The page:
President Donald Trump’s war on opioids is beginning to look more like a war on his drug policy office.
White House counselor Kellyanne Conway has taken control of the opioids agenda, quietly freezing out drug policy professionals and relying instead on political staff to address a lethal crisis claiming about 175 lives a day. The main response so far has been to call for a border wall and to promise a “just say no” campaign.
Trump is expected to propose massive cuts this month to the “drug czar” office, just as he attempted in last year’s budget before backing off. He hasn’t named a permanent director for the office, and the chief of staff was sacked in December. For months, the office’s top political appointee was a 24-year-old Trump campaign staffer with no relevant qualifications. Its senior leadership consists of a skeleton crew of three political appointees, down from nine a year ago.
“It’s fair to say the ONDCP has pretty much been systematically excluded from key decisions about opioids and the strategy moving forward,” said a former Trump administration staffer, using shorthand for the Office of National Drug Control Policy, which has steered federal drug policy since the Reagan years.
The office’s acting director, Rich Baum, who had served in the office for decades before Trump tapped him as the temporary leader, has not been invited to Conway’s opioid cabinet meetings, according to his close associates. His schedule, obtained under a Freedom of Information Act request, included no mention of the meetings. Two political appointees from Baum’s office, neither of whom are drug policy experts, attend on the office’s behalf, alongside officials from across the federal government, from HHS to Defense.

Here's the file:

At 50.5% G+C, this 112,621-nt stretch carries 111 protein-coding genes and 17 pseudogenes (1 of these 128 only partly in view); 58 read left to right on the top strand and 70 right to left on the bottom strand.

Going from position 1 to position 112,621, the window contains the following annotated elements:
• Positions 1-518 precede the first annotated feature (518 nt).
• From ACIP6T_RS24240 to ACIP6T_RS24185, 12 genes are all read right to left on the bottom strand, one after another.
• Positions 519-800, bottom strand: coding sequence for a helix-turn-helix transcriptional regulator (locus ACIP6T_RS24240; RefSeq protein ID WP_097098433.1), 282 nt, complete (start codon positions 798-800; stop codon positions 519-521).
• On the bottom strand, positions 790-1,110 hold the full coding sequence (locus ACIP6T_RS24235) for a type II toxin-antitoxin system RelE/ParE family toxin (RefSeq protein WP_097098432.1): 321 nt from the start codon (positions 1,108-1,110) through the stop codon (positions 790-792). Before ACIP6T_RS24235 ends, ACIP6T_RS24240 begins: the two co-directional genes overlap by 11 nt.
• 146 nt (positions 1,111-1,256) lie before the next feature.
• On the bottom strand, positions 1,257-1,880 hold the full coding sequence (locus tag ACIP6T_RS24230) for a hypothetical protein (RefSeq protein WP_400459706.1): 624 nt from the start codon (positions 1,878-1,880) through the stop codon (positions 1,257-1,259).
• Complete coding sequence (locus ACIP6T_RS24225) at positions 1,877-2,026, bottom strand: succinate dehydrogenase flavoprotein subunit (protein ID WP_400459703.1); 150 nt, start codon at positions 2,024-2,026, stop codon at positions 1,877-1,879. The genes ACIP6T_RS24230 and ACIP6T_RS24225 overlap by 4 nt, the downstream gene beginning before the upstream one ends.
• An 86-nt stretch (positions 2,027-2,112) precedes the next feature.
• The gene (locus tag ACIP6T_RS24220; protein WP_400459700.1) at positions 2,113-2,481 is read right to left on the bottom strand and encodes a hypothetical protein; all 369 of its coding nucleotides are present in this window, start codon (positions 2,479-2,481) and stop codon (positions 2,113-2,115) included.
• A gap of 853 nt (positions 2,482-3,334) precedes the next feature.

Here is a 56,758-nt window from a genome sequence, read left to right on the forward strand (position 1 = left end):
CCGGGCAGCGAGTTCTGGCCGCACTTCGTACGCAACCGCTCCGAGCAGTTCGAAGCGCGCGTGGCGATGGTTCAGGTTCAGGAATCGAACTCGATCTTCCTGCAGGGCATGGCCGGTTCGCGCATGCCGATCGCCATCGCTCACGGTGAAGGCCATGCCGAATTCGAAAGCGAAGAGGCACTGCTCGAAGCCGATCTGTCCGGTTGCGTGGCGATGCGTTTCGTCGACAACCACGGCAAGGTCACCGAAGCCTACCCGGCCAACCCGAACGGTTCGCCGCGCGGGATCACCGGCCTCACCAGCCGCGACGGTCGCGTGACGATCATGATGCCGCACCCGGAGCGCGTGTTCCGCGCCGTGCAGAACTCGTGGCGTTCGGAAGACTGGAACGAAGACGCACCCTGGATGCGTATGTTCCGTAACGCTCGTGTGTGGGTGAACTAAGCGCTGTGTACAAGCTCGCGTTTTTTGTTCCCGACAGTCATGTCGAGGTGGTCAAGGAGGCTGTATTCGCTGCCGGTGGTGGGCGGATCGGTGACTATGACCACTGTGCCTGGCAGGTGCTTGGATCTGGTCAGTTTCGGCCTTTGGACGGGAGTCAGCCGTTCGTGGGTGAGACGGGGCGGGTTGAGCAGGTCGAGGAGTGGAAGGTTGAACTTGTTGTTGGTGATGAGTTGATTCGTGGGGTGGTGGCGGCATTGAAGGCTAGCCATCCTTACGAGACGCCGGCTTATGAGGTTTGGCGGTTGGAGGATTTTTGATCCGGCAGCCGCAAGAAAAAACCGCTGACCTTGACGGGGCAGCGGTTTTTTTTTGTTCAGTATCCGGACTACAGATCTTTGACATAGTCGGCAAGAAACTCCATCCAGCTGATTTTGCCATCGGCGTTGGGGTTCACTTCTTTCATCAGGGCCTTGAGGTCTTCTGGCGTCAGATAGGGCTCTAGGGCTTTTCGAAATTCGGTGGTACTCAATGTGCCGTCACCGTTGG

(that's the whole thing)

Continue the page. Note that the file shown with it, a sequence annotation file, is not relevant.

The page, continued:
The upheaval in the drug policy office illustrates the Trump administration’s inconsistency in creating a real vision on the opioids crisis. Trump declared a public health emergency at a televised White House event and talked frequently about the devastating human toll of overdoses and addiction. But critics say he hasn’t followed through with a consistent, comprehensive response.
He has endorsed anti-drug messaging and tougher law enforcement. But he ignored many of the recommendations from former New Jersey Gov. Chris Christie’s presidential commission about public health approaches to addiction, access to treatment, and education for doctors who prescribe opioids.
Much of the White House messaging bolsters the president’s call for a border wall, depicting the opioid epidemic as an imported crisis, not one that is largely home-grown and complex, fueled by both legal but addictive painkillers and lethal street drugs like heroin and fentanyl.
“Kellyanne Conway is not an expert in this field,” said Andrew Kessler, the founder of Slingshot Solutions, a consulting group that’s worked on substance abuse with many federal agencies. “She may be a political operative and a good political operative,” he added. “But look. When you appoint a secretary of Labor, you want someone with a labor background. When you appoint a secretary of Defense, you want someone with a defense background. The opioid epidemic needs leadership that ‘speaks’ the language of drug policy.”
(Excerpted from Politico 2/6/18)